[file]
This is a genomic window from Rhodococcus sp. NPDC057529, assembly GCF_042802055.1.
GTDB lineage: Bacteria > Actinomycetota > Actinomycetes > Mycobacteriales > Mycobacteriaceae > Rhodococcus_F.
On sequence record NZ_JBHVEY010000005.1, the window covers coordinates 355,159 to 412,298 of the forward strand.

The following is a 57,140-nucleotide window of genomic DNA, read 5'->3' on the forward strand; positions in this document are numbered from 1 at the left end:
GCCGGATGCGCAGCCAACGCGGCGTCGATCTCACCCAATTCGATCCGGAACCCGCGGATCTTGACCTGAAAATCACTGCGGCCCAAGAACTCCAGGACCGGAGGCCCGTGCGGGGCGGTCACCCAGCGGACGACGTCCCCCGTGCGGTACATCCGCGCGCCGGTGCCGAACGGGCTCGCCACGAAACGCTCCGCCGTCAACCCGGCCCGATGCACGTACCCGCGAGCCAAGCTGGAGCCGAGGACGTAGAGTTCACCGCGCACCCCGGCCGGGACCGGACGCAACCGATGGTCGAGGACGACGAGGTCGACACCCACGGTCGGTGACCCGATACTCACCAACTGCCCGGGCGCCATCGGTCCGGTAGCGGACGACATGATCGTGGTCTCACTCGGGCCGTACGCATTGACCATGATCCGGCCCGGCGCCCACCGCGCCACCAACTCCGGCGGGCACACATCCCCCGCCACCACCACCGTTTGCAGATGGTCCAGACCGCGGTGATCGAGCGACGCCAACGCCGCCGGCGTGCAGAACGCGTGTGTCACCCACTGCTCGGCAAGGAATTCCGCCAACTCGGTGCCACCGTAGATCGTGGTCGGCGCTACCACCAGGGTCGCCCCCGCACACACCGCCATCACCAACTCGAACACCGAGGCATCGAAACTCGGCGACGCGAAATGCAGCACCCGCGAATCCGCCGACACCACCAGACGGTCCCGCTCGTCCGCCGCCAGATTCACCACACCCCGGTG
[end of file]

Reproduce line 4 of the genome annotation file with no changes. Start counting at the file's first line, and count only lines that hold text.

The following is a 57,140-nucleotide window of genomic DNA, read 5'->3' on the forward strand; positions in this document are numbered from 1 at the left end: